George Hall age 34 married three children John Warburton age 40 married no children Arnold Allen age 14 single . Joseph Birch age 20 single . James Holland age 33 married no children William H. Oakley age 19 single . George Wetnall age 19 single . Fred Webb age 26 married no children Sampson Knight age 41 married seven children Richard Parsons age 14 single .
On Thursday morning, 16th April, Mr. J. Booth, Coroner, resumed the inquiry at the Red Lion Inn, Chesterton.
Mr. W.H. Emery was the foreman of the jury.
The first witness was the general manager for the company, Mr. Wain; he gave a description of the ventilation, the layout of the pit and the work done in the last twelve months.
Marsaut’s safety lamps being used and shot firing being allowed, using gunpowder, roburite and gelignite: but since about four months ago, when they were blasting with roburite in the return of another district, gunpowder was prohibited from being taken down the pit.
On the 31st of March, running short of roburite, they allowed the water cartridge to be used and both had been used up to the accident.
On being advised of the explosion Mr. Wain descended the pit, and in the company of Mr Lawton, the manager went some distance along the main level until they were stopped by the afterdamp.
They then proceeded to restore the ventilation and were able to penetrate to the far end.
They found at the bottom of No 4 jig that all the stoppings were blown in towards the main return.
The timber in places was blown out and there were falls of coal and dirt from the roof and sides.
At the bottom of No 10 thirling they came across the body of a horse, which appeared to have been burnt and had its gears blown off.
Mr. Wain pointed out the spots where they bodies lay and said that Warbuton, the fireman, had a lamp close to him and had some fuse in his hand.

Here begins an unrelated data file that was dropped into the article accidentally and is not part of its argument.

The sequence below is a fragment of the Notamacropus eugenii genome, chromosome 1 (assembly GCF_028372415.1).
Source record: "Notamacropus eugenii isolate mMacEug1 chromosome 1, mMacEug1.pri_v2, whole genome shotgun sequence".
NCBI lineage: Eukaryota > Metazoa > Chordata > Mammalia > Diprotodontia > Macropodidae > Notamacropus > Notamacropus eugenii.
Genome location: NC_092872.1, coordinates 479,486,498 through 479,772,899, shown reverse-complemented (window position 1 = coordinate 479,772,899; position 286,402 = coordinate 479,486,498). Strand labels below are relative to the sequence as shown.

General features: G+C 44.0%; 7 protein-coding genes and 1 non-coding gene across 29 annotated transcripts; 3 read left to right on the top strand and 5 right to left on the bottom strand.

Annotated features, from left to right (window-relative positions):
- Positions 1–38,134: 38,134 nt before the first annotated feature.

There was a can containing gelignite cartridges and some water bags close to, and afterwards they found a piece of burnt fuse and more bags.
Of the deceased, Webb, Oakley and Hall were not burnt, but all the rest were, more or less.
Under cross-examination, Mr, Wain said under certain conditions there was flame from an explosion of roburite and gelignite.
The Inspector examined Mr Wain at great length, and he said Warbuton’s lamp was unlocked, and he drew the conclusion from that, that he had fired the shot with an open lamp, which was an infringement of the rules of the colliery.
He could not say whether that this had been a blown out shot although there was no traces of a bag in the shot hole.
The charges had been exploded by means of a fuse.
There were more witnesses examined regarding firing gelignite with or without water and the inquiry was adjourned for a week.
On the 25th April after a searching investigation lasting two days the jury who have inquired into the circumstances attending the loss of ten lives in the explosion on the 2nd April returned a verdict of accidental death, combined with grave censure for laxity and neglect in the management.
The jury found that the origin of the explosion was a blown out shot, in one of the last thirlings, and although they did not consider the pit to be a dry and dusty one, they had the prepared evidence of the government Inspector of Mines before them, attributing the explosion to the ignition of coal dust and a small percentage of gas, by flame proceeding from the shot hole.
There is only too much reason to fear that the shot was charged with gelignite in a dry state, though it is a flame producing explosive when not used in conjunction with a water cartridge.
The fireman who charged and fired the shot was one of the victims of the explosion: but the evidence of a fireman and a number of colliers who worked in the seam went to show that gelignite had been used previous to the explosion in a dry state, without the necessary precautions being taken in enclosing it in a water cartridge.
The officials of the colliery asserted that this reckless use of gelignite, if it did take place, was contrary to their instructions: and though the jury did not attach criminal responsibility to anyone.
They condemned the carelessness, which appeared to have prevailed.